The coronavirus (COVID-19) has resulted in significant public market losses, as reflected in daily stock market gyrations and volatility. Private companies and asset values have equally been affected by the pandemic as investor appetite for riskier, illiquid investments is materially impacted in these conditions. This article series discusses strategies for companies and High Net Worth families and individuals that can provide a silver lining amidst the tough news and provide long-term benefits when valuations rise again. You can also download the whole article as a pdf.
Time for Gift & Estate planning moves – “Use it or Lose it”
Make a Gift or Transfer shares or property into a trust
- Gift tax generally is imposed on non-charitable gifts in excess of $15,000 annually per donor per donee that exceed one’s lifetime exclusion (currently $11.58M, $23.16M for a married couple; individual exclusion scheduled to be reduced on Jan. 1, 2026 to $5M, adjusted for inflation).
- There is speculation that the exemption could be reduced sooner, depending on the 2020 election
- US Treasury has clarified that a gift that uses the current exemption will not be affected later upon death of the donor if the exemption amount is later reduced
- As result there is a “use it or lose it” element to current planning for HNW families and individuals with taxable estates
- Any such transfers must be recorded at their fair market value at the time of the transaction, and counts against annual and lifetime exclusion limits – which are subject to change in 2026 and possibly sooner
- Anything that is beyond the exclusion limits is subject to significant tax
Why Act Now?
- The current environment of depressed asset values, low interest rates and a high exemption amount opens up critical planning opportunities.
- Due to COVID-19 impacts, the IRS has issued very low interest rates applicable to intra-family transactions undertaken in May 2020.
- Additionally, the value of private companies/holdings and real estate holdings have been severely impacted by the volatility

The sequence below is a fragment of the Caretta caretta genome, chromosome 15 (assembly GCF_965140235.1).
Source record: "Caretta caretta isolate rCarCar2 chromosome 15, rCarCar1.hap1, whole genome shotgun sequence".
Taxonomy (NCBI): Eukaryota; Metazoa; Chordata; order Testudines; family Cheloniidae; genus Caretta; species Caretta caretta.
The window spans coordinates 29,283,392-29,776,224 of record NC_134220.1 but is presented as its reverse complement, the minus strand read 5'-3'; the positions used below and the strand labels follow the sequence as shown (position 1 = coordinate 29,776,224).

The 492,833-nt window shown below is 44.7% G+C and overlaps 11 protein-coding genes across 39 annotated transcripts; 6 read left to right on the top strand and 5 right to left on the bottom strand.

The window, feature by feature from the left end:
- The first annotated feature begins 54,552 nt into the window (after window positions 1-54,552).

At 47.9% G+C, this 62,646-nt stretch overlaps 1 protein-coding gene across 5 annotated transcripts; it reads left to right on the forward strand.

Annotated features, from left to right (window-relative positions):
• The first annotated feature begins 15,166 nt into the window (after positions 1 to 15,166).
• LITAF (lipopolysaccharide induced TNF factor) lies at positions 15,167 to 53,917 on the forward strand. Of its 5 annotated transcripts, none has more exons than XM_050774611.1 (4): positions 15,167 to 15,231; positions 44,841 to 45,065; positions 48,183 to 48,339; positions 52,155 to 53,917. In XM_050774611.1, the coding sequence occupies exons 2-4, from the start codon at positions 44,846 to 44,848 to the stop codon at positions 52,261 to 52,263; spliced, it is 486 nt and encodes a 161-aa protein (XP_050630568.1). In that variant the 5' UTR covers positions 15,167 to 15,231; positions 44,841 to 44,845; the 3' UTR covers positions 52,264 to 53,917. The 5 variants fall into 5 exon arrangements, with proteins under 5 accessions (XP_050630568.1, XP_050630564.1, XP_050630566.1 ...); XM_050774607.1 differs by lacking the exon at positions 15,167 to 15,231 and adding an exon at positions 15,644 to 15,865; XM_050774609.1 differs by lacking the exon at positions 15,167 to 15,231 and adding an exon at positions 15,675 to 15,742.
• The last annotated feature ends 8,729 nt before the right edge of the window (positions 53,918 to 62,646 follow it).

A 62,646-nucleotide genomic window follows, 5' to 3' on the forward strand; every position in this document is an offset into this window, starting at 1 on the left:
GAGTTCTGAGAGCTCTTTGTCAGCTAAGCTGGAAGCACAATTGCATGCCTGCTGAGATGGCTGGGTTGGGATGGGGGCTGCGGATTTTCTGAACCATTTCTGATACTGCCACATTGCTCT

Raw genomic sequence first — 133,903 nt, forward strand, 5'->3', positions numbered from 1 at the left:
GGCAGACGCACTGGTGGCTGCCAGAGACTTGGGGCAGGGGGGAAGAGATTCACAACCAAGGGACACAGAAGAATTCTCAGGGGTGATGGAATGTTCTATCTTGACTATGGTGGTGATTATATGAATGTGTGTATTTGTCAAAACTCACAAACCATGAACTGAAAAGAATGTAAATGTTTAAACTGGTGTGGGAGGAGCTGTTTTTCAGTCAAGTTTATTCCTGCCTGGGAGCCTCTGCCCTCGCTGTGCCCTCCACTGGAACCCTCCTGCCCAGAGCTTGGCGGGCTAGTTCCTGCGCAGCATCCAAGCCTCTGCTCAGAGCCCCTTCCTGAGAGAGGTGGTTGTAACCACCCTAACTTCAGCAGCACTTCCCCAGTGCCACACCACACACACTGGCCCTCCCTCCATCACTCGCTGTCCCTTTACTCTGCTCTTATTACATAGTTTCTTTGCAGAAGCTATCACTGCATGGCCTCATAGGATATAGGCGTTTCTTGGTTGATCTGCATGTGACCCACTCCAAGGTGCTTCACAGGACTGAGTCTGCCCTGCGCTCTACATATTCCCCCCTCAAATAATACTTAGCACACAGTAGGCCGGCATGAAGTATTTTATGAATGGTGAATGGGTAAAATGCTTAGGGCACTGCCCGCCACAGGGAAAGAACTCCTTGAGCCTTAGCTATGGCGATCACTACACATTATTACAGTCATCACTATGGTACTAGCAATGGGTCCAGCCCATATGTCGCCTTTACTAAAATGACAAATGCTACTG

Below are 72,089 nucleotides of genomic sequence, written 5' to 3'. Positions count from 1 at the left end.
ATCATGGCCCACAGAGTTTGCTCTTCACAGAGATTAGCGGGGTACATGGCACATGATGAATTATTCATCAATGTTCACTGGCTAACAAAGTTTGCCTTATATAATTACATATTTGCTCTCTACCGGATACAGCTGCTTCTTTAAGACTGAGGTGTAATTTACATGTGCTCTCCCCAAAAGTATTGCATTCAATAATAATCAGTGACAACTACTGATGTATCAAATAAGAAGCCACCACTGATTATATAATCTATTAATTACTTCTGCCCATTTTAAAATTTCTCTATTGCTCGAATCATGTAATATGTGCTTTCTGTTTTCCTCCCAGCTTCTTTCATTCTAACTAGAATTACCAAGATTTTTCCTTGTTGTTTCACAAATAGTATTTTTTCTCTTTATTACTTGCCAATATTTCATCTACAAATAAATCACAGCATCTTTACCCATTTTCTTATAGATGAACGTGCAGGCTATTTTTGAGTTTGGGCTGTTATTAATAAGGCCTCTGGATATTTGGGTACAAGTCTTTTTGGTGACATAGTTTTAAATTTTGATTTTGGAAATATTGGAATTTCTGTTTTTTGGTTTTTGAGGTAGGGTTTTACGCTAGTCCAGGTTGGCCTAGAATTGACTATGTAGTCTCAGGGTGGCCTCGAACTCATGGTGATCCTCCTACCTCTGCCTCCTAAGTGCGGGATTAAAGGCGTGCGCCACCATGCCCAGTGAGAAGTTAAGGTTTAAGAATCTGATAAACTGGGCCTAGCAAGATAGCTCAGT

- This represents a unique opportunity for HNW individuals and families to achieve large wealth transfer tax savings now
- The current lower values present an opportunity to make gifts of shares or property that are expected to appreciate substantially in the future and use less of the lifetime exclusion. This property also could be sold to family members at the current low values. Furthermore, intra-family loans can be made at extremely low current minimum interest rates.
What to Do?
- Top Strategies include:
- Sales to an Intentionally Defective Grantor Trust (GT): A grantor could sell assets to an GT in exchange for a promissory note bearing interest at the Applicable Federal Rate (AFR). For May, that rate is 0.25% with maturity dates under 3 years, 0.58% for 3-9 yrs, and 1.15% for 9+ yrs. No gain is recognized on the sale and interest payments to the grantor are not subject to income tax. Any income/appreciation on the asset (beyond the AFR) pass to the beneficiaries free of gift tax, estate tax and generation-skipping transfer tax.
- GRATs: a grantor retained annuity trust (GRAT) returns to the grantor the value of the initial contribution plus a certain rate of return (the “Section 7520 Rate”; “S7R”) over a set period of time (typically two years) and transfer to the beneficiaries all income & appreciation on the trust assets in excess of S7R free of tax. For May, the Section 7520 Rate is 0.8%. This rate, combined with current depressed asset values, create optimal conditions for a GRAT strategy to successfully transfer wealth. A GRAT strategy can also be used by those who have used up their lifetime exclusion amounts, as it is typically structured such that the gift tax value is zero.
- Gifts: for anyone who has not used their full exemption, this is an opportune moment to act now. It can save significant wealth transfer tax as all future appreciation will be excluded from the transferor’s taxable estate.
- Donor and donee in executing an optimal transfer of wealth and maximizing the value of what’s transferred by minimizing the tax impact
Overall, this may be an opportune moment to either reset a prior valuation or to get a new valuation commissioned. In many cases, it may be prudent to consider/review whether the value calibrates in another 6-8 months as things settle down and greater visibility reveals itself as to COVID-19 impact and forward-looking performance. But whatever you do, make sure your actions are well documented and defensible in light of financial and valuation principles.
The one lesson of any downturn is that, when the dust clears, all of these actions are reviewed in a different world and often subject to fierce challenge. If you are a company that is angling towards an exit or an IPO, rest assured that buyers’ diligence teams, the SEC and the IRS review stock awards closely.Download the full article
How can we help?
If you are a current Oxford client, we recommend that you reach out to discuss whether you or your company can benefit from any of these strategies. If you are not currently a client, we are more than happy to discuss this with you and help you in thinking through the best path forward. To learn more contact OVP or email us at email@example.com to set up time to talk.
Oxford Valuation Partners